For those who want a change from the Gospel
Epiphany 2 – 1 Samuel 3:1-21
The first half of this chapter is a great Sunday School story: I can remember as a child loving the hymn based on it, James Burns’ Hushed was the evening hymn, set to Arthur Sullivan’s great tune. After that, though, it turns a bit nasty, so we keep that part out of the children’s ears, and safely inside those square brackets. But the chapter as a whole is a watershed for Israel, and a challenge for all who are positions of leadership today. To understand why, we’ll have to read around the passage a bit (never a bad idea).
Samuel, like so many other key leaders in the Bible, had been a miracle baby, and now as promised he was apprenticed to Eli the priest at the sanctuary in Shiloh. But around the key story we are given a lot more other information about the state of the nation at this time. 3:1 tells us that the word of the Lord and vision from him were rare, and interestingly the next verse tells us that Eli himself was virtually blind. But there was more to it than that. Whilst we have no record of Eli ever bringing prophetic messages from God, nor in fact doing very much at all in terms of his priestly leadership, he does seem to spend a lot of his time sitting around on a throne (4:13), and wringing his hands over the behaviour of his uncontrollable sons Hophni and Phineas. They too are priests, but are totally corrupt, pinching food from those bringing sacrifices, and raping any women they fancied. Eli hears reports from others about their behaviour, but can only rebuke this abuse of power in the mildest of terms. In addition his level of spirituality seems to be very low: he mistakes fervent prayer for drunkenness, in a way similar to some of the bystanders on the Day of Pentecost, and uncannily like some of the mockery levelled at charismatic Christians more recently.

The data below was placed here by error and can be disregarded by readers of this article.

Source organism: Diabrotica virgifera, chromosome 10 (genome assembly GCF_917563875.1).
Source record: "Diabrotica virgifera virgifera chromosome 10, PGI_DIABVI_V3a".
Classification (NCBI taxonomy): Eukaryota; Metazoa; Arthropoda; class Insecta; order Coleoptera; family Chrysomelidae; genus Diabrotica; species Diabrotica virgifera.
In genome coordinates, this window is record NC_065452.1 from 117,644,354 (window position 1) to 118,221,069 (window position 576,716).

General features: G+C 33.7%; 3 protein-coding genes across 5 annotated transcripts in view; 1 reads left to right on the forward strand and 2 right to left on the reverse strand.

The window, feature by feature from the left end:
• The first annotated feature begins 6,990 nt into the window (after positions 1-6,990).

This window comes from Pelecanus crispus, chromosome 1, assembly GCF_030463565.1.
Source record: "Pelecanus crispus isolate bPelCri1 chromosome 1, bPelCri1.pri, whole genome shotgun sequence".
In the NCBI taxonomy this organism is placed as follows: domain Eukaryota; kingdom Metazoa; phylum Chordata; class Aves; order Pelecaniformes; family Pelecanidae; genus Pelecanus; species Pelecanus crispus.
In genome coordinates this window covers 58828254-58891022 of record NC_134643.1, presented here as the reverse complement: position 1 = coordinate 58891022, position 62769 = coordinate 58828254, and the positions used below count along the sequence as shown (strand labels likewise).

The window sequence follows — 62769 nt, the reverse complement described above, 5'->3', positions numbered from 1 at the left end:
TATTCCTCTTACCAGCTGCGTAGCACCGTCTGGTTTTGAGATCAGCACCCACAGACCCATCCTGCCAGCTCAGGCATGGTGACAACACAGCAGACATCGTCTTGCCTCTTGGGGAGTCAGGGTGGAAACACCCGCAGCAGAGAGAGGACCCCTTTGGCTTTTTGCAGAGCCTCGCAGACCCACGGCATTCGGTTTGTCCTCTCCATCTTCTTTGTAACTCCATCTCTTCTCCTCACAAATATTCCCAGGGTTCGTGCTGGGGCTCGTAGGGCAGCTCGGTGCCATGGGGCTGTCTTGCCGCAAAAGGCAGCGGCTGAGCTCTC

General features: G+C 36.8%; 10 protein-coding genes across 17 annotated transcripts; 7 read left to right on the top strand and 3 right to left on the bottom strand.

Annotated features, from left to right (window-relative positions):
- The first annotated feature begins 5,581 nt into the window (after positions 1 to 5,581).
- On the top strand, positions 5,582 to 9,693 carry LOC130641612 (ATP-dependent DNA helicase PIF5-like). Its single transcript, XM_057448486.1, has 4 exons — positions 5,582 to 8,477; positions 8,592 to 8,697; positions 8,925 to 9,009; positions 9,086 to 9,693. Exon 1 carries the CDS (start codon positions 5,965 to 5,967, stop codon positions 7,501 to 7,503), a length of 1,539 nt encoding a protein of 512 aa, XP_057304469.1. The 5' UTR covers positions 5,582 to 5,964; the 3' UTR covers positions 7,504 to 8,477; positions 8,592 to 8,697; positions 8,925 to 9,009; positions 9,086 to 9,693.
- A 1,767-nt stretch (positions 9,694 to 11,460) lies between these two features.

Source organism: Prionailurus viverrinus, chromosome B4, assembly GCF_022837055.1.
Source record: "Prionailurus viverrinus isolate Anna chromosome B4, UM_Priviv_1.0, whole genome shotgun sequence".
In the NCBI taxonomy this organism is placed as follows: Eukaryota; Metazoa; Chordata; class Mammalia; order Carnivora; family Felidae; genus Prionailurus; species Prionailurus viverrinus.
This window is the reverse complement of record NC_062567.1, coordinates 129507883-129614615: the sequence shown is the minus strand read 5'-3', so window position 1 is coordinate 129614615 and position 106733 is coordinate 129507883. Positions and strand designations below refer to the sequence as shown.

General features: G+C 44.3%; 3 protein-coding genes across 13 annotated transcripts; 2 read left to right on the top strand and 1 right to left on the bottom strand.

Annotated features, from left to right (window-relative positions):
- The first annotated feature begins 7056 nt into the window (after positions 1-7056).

Hannah, Samuel’s mum, had prophesied, in a way very similar to Jesus’ mum 1,000 years later, about God’s penchant for reversing people’s fortunes (2:7), bringing down the proud and powerful whilst exalting the meek. It is the first job of the her son as the fledgling prophet to proclaim that God is about to do just that to Eli’s family.
It is an uncomfortable calling to pronounce judgement, and one which is particularly out of fashion today in a church which has lost much of its prophetic edge and wants to be encouraging of pretty much anyone or anything. Yet we continue to reap the whirlwind from the behaviour of some of our leaders who, like Eli’s sons, use their positions to harm and abuse others. Samuel’s ministry is a hinge-point in the history of Israel, bringing to an end the corrupt period of the Judges and uniting the nation (for a while at least) under the monarchy. This story sets the tone for his future ministry as one who certainly could receive words and visions from the Lord, to great effect.
Over the years I have held several diocesan posts which have been about helping local churches to be healthy and effective. I have learnt two things from this kind of ministry: 1) it’s hard, and 2) effective churches are led by effective leaders. Most leaders have told me it’s hard in their particular patch, because it’s so urban, or because it’s so rural, or because it’s so middle-class … My conclusion is that it’s hard everywhere. But I have come to believe that leadership is key: it is rare to see an effective church with ineffectual or even downright corrupt leadership, and tragically I have seen plenty of both. The Bible encourages us to pray for our leaders, and that is needed today more than ever. But perhaps we also need to hear again some of the prophetic voices who call out bad behaviour and protect the Church from it in a way which Eli so manifestly failed to do.